# Manipulating atoms¶

## Ag adatom on Ni slab¶

We will set up a one layer slab of four Ni atoms with one Ag adatom. Define the slab atoms:

>>> from math import sqrt
>>> from ase import Atoms
>>> a = 3.55
>>> atoms = Atoms('Ni4',
...               cell=[sqrt(2) * a, sqrt(2) * a, 1.0, 90, 90, 120],
...               pbc=(1, 1, 0),
...               scaled_positions=[(0, 0, 0),
...                                 (0.5, 0, 0),
...                                 (0, 0.5, 0),
...                                 (0.5, 0.5, 0)])
>>> atoms.center(vacuum=5.0, axis=2)


Have a look at the cell and positions of the atoms:

>>> atoms.cell
Cell([[5.020458146424487, 0.0, 0.0], [-2.5102290732122423, 4.347844293440141, 0.0], [0.0, 0.0, 10.0]])
>>> atoms.positions
array([[ 0.        ,  0.        ,  5.        ],
[ 2.51022907,  0.        ,  5.        ],
[-1.25511454,  2.17392215,  5.        ],
[ 1.25511454,  2.17392215,  5.        ]])
>>> atoms[0]
Atom('Ni', [0.0, 0.0, 5.0], index=0)


Write the structure to a file and plot the whole system by bringing up the ase.gui:

>>> from ase.visualize import view
>>> atoms.write('slab.xyz')
>>> view(atoms)


Within the viewer (called ase gui) it is possible to repeat the unit cell in all three directions (using the Repeat ‣ View window). From the command line, use ase gui -r 3,3,2 slab.xyz.

We now add an adatom in a three-fold site at a height of h=1.9 Å:

>>> h = 1.9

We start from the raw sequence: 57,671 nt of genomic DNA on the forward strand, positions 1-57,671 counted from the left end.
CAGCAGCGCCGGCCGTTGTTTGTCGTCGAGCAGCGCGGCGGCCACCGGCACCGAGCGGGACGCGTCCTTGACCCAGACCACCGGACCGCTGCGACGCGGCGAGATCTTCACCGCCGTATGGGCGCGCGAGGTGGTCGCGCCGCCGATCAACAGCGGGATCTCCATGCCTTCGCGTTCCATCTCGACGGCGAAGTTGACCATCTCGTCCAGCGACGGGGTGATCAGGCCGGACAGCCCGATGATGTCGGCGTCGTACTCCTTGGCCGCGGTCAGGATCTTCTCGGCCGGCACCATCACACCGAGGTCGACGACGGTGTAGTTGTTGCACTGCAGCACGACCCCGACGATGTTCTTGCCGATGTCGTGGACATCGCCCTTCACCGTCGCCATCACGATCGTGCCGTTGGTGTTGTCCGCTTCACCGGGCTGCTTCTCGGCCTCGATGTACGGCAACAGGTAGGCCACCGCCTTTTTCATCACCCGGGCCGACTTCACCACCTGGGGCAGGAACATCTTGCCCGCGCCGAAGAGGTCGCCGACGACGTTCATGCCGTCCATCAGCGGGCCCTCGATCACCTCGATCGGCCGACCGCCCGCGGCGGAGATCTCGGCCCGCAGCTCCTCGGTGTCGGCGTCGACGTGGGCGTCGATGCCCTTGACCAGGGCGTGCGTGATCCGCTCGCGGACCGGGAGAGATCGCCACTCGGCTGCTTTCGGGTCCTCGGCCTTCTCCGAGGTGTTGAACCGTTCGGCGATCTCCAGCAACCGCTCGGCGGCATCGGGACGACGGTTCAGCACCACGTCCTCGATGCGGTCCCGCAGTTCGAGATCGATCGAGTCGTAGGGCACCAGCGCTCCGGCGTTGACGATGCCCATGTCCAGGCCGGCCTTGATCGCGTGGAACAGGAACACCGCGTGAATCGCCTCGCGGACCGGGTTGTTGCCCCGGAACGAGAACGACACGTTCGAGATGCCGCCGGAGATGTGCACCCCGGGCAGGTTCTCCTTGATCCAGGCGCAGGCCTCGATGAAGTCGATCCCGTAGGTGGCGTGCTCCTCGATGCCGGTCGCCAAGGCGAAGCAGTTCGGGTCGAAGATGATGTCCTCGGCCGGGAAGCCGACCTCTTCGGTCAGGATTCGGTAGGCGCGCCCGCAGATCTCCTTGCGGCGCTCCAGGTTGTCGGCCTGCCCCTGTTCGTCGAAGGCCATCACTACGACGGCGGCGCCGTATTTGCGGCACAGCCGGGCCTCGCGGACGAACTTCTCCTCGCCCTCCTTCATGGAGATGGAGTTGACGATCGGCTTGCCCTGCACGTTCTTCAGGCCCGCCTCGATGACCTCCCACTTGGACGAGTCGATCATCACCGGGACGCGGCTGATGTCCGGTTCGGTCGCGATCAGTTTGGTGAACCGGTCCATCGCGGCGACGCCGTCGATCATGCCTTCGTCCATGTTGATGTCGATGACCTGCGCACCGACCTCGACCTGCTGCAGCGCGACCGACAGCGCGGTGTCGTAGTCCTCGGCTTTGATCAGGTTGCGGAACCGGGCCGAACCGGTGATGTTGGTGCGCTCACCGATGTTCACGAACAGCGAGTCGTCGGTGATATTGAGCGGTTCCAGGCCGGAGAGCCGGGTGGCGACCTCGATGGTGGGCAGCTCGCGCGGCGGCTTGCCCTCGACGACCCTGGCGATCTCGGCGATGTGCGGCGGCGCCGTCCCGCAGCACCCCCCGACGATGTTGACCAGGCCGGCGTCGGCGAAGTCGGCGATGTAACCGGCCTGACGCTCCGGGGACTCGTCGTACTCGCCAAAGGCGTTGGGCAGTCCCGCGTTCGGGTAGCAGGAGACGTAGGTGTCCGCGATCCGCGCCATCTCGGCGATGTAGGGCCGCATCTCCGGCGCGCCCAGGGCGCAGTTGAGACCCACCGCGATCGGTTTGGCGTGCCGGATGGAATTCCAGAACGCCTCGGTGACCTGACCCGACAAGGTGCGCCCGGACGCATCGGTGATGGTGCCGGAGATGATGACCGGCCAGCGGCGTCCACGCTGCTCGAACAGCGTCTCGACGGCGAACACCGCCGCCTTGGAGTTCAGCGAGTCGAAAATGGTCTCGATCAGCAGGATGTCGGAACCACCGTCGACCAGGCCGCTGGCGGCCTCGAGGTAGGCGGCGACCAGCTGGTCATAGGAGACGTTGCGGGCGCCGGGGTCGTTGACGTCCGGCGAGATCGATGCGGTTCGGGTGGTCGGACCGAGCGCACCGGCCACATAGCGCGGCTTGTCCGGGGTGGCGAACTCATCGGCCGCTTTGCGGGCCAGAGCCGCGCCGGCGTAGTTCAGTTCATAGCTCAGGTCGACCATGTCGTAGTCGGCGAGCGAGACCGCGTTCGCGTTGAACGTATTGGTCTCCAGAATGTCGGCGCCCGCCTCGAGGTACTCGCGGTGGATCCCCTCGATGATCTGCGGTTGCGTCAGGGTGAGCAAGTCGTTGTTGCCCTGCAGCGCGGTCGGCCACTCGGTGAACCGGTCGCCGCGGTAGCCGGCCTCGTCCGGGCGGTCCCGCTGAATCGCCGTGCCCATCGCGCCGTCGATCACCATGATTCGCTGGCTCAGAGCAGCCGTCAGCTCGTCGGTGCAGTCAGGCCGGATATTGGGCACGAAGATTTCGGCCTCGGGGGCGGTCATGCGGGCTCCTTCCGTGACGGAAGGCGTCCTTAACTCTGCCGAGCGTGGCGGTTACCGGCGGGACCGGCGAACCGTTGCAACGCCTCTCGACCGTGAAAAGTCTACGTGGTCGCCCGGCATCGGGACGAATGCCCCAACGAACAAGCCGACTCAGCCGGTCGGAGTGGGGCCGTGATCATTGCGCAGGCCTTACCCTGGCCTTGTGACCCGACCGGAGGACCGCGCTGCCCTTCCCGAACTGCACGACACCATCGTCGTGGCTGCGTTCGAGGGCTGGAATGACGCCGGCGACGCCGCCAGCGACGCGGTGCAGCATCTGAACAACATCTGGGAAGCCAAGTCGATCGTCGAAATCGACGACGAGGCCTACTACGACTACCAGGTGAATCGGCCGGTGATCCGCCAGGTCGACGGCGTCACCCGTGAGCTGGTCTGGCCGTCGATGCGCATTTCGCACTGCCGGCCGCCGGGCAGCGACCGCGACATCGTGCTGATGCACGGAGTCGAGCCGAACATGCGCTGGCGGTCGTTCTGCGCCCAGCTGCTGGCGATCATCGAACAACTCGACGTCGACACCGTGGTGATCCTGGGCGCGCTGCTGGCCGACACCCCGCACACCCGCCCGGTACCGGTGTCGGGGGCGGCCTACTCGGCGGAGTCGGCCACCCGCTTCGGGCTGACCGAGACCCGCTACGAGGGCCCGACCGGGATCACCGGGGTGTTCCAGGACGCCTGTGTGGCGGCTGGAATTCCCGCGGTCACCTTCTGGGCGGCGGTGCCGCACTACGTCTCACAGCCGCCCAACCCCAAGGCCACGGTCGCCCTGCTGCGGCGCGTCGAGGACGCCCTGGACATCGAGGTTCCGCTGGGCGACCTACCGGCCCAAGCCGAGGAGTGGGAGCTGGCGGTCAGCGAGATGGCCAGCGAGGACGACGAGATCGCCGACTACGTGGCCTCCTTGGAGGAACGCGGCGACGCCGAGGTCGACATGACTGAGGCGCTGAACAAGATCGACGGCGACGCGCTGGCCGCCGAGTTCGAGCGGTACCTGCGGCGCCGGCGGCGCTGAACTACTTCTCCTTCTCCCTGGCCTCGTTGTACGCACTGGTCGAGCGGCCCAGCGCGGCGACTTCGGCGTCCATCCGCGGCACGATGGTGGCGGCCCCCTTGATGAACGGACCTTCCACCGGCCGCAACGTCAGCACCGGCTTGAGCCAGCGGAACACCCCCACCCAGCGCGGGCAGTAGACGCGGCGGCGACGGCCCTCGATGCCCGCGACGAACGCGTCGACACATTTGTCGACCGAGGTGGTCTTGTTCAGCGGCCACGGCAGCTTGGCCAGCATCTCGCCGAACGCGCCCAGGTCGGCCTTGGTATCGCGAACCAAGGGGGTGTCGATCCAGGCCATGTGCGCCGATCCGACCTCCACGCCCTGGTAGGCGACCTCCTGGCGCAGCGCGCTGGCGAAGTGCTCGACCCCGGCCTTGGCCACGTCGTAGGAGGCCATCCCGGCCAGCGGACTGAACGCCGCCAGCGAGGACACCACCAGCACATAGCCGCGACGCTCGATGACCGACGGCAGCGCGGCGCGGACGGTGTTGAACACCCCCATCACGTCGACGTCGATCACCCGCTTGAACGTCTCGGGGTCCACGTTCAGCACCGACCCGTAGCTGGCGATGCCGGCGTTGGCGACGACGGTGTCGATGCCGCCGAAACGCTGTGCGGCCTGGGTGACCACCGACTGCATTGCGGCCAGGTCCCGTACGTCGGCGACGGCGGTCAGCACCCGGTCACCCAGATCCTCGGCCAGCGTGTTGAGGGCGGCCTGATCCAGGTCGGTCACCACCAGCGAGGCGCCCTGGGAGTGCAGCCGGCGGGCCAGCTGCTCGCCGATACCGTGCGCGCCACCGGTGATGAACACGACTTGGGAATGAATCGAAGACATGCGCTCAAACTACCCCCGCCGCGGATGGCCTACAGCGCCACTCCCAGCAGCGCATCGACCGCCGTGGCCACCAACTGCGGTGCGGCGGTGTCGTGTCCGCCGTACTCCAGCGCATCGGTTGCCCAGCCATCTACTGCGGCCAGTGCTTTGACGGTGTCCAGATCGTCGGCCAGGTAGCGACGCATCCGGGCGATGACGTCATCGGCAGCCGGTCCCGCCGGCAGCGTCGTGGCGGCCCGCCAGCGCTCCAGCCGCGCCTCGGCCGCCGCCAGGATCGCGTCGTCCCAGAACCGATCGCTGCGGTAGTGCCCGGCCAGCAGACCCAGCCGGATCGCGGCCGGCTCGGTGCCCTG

>>> relative = (1 / 6, 1 / 6, 0.5)
>>> absolute = np.dot(relative, atoms.cell) + (0, 0, h)
>>> atoms.append('Ag')
>>> atoms.positions[-1] = absolute


The structure now looks like this:

>>> view(atoms)


## Interface building¶

Now, we will make an interface with Ni(111) and water. First we need a layer of water. One layer of water is constructed in this script WL.py, and saved in the file WL.traj. Now run the WL.py script and then read the atoms object from the traj file:

>>> from ase.io import read


Lets take a look at the structure using view.

and let’s look at the unit cell.

>>> W.cell
Cell([8.490373, 4.901919, 26.93236])


We will need a Ni(111) slab which matches the water as closely as possible. A 2x4 orthogonal fcc111 supercell should be good enough.

>>> from ase.build import fcc111
>>> slab = fcc111('Ni', size=[2, 4, 3], a=3.55, orthogonal=True)

>>> slab.cell
Cell([5.020458146424487, 8.695688586880282, 0.0])


Looking at the two unit cells, we can see that they match with around 2 percent difference, if we rotate one of the cells 90 degrees in the plane. Let’s rotate the cell:

>>> W.cell = [W.cell[1, 1], W.cell[0, 0], 0.0]


Let’s also rotate() the molecules:

>>> W.rotate(90, 'z', center=(0, 0, 0))


Now we can wrap the atoms into the cell

>>> W.wrap()


The wrap() method only works if periodic boundary conditions are enabled. We have a 2 percent lattice mismatch between Ni(111) and the water, so we scale the water in the plane to match the cell of the slab. The argument scale_atoms=True indicates that the atomic positions should be scaled with the unit cell. The default is scale_atoms=False indicating that the cartesian coordinates remain the same when the cell is changed.

>>> W.set_cell(slab.cell, scale_atoms=True)
>>> zmin = W.positions[:, 2].min()
>>> zmax = slab.positions[:, 2].max()
>>> W.positions += (0, 0, zmax - zmin + 1.5)


Finally we use extend to copy the water onto the slab:

>>> interface = slab + W
>>> interface.center(vacuum=6, axis=2)
>>> interface.write('NiH2O.traj')


Adding two atoms objects will take the positions from both and the cell and boundary conditions from the first.